4 November saw me again travel to Rainbow Beach, this time for the Rainbow Beach Ultra Marathon Trail Run (45km). The furthest I’d ever run in training prior to the event was 15km, which I had run just once, two weeks before the event. I hydrated, ate and slept well the week before the event. I decided to run barefoot along the trails and beach, and to walk up the steep hills. My goal for the event was to make the cut-off so that I could run up to the Double Island Point lighthouse. I didn’t have any specific time goal for completing the event. I made it to the lighthouse and then to the finish line in 7:30. This included about 20km of beach running at king high tide and 500m wading waist-deep through a lagoon.

For the rest of November I worked on increasing my running distances and I did some slow 30 and 40km bike rides. I don’t think I swam at all.


I started this blog in December so my training is all recorded. I started the month by completing the Toorbul Triathlon. The event was slightly longer than sprint distance (750m swim, 24km bike, 5km run). I completed the horrible seaweed infested swim in 12:56 but don’t have splits for my bike and run. My total time was 1:25:13.

I was now doing most of my running with the running club and while my speed reduced my endurance and patience improved. The women I was training with were starting to train for a marathon and that meant we were doing lots of longer slower runs. I took some rest through Christmas and entered the Kingsliff Olympic Distance Triathlon for February, bringing my Olympic Distance goals forward by 3 months.


January was a tough training month for me as I tried to refocus after the Christmas holidays. I started doing speed sessions on the bike, which was really fun and also tried to hit some of my longer rides a bit harder. Again I didn’t really do any swimming training. I injured my toe and ankle mid-month and had a few days off to recover before entering the Convicts and Wenches Australia Day Half Marathon on 26 January on the day.

I completed my first half marathon ever in 2:10:57 and ran it all barefoot. It was tough going in hot and humid conditions that reduced many runners (myself included) to walking sections of the course. It took a few days to recover from the effort.

I took up parkour training this month.


This is where I’m at. I just completed the Kingscliff Olympic Distance Triathlon (1,500m swim, 40km bike, 10km run), achieving my goal of going better than 2:30 (I completed in 2:25:53). I surprised myself in the swim and bike, completing them in 20:45 and 1:10:24 respectively but was disappointed with my run (54:42). It’s only a mild disappointment though because I know I gave 110% in every leg of the race and didn’t leave much in the tank after the swim and bike (I thrashed myself in each). I also know that the long slow runs had a lot to do with the slow running speed (I have been training at 6:00 – 6:30 pace).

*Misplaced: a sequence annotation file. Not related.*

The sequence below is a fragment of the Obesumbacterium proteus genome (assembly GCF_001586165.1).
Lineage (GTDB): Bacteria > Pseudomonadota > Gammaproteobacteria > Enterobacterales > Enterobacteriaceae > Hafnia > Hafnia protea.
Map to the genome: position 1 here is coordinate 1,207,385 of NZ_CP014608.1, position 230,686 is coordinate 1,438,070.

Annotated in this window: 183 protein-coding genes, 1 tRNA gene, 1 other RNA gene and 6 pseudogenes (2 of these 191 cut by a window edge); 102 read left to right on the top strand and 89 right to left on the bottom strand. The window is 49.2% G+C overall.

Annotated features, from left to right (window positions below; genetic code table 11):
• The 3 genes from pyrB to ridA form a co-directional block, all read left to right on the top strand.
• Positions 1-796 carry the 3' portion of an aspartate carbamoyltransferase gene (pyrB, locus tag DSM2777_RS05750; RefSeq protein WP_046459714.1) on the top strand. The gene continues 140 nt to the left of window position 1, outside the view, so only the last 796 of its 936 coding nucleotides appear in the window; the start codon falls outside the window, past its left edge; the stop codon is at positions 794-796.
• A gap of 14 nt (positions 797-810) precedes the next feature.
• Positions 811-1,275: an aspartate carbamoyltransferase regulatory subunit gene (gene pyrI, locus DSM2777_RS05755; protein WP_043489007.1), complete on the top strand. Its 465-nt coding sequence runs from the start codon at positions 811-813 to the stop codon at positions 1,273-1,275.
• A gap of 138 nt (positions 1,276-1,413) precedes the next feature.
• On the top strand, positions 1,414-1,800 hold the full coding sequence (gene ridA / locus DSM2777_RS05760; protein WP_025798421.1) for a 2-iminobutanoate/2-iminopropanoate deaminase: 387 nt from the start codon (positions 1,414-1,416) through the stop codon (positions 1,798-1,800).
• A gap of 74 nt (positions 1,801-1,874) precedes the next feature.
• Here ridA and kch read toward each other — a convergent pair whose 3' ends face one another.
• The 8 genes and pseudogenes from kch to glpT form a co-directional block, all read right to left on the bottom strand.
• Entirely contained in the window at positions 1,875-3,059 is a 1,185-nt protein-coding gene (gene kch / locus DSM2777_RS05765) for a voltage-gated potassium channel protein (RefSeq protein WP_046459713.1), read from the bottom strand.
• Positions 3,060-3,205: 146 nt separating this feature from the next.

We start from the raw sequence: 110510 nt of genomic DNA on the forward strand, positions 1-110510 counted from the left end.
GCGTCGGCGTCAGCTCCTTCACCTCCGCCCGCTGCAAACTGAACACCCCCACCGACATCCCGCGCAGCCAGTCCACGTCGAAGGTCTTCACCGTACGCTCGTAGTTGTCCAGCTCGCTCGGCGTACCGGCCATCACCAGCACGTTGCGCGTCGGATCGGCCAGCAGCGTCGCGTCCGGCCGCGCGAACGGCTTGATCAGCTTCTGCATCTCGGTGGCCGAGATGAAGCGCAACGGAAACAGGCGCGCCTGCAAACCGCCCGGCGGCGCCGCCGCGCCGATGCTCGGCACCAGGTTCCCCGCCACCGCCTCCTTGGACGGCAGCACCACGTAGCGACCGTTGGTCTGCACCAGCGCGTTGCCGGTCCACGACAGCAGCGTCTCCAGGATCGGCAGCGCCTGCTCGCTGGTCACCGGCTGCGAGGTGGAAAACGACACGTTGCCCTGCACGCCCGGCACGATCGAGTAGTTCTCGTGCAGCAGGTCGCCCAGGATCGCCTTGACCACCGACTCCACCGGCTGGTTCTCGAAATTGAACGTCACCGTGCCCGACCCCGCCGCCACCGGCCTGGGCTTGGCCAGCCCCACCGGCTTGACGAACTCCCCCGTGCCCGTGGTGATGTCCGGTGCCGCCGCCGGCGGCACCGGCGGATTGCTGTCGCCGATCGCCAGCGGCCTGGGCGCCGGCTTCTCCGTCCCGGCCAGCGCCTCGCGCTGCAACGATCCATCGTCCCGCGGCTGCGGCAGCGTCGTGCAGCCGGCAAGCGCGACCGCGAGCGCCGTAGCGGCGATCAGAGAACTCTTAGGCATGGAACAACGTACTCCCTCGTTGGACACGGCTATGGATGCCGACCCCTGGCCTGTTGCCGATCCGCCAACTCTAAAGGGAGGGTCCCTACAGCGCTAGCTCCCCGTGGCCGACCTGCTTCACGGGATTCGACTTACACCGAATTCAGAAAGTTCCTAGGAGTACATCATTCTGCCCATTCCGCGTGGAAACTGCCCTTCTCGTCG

I’m now taking a few days off before refocusing on the last 3 months of the season and setting new goals because I have already achieved my original goals (completing both a sprint distance and an Olympic distance triathlon).

I’m proud of my achievements, particularly given where I started and that I only train 5-6 sessions a week, most of which would not be considered ‘quality’ sessions by the more serious triathletes.I’m also pleased that I’m consistently finishing my races in the top half of the field.

Rest day reflections (1 July 2011)


The last day of 2011 seems like a good time to reflect on my first training session of this triathlon journey I started six months ago tomorrow.


I wake at 5am on my first day of training. I feel excited at the change in lifestyle I’m about to embark on. It’s still dark outside on this mid-winter morning and the air is cold. I left my togs and clothes ready next to my bed the night before so I don’t have the opportunity to procrastinate.

It’s cold as I ride my motorbike the 25km to the swimming pool. I get stuck in traffic on the highway and make a mental note to take the back roads in future. There are quite a few cars parked in at the pool despite the chill and darkness. It gives me courage.

I pay my $4.50 entry to the pool and buy a pair of goggles. In the change rooms I strip down to my togs and wrap a towel around my shoulders against the cold. Outside steam is rising off the pool as the warmed water meets the cold morning air. It’s beautiful. Swimmers’ heads bob in the water as keen people swim their laps.

I select a lane and slide my body into the water. It’s not as warm as I had hoped and I flinch. Pushing off the wall I decide that the best way to warm up is to get moving.

The pool is 50m long and by the half-way point my shoulders and lungs are having a competition for who can scream the loudest. It becomes apparent that it’s going to take me a while to get swim-fit enough for my first triathlon, which will involve me swimming at least 400m, if not 750m.

I manage to swim four 50m laps with rests at each end. I swim freestyle half of each lap and breast stroke the other half. My legs wobble as I walk from the pool to the change rooms and pull on my running gear. I’ve not yet started to run barefoot so I have to pull on my shoes, which I find quite an effort in my exhausted state.

Despite my exhaustion I run out of the pool, telling the counter staff that I’ll be back after a run. I turn left down the hill towards the main road. My legs stop wobbling within 100m and start hurting instead. After running downhill for 500m I can’t run any further and, frustrated, I stop. I’m absolutely shattered after what I’m sure is the shortest training session in history.

I want to give in right here and now. I will never be able to do a triathlon, let alone enjoy it. I turn around and walk back to the pool complex; on my way I decide not to give in just yet. I just have to take things slowly.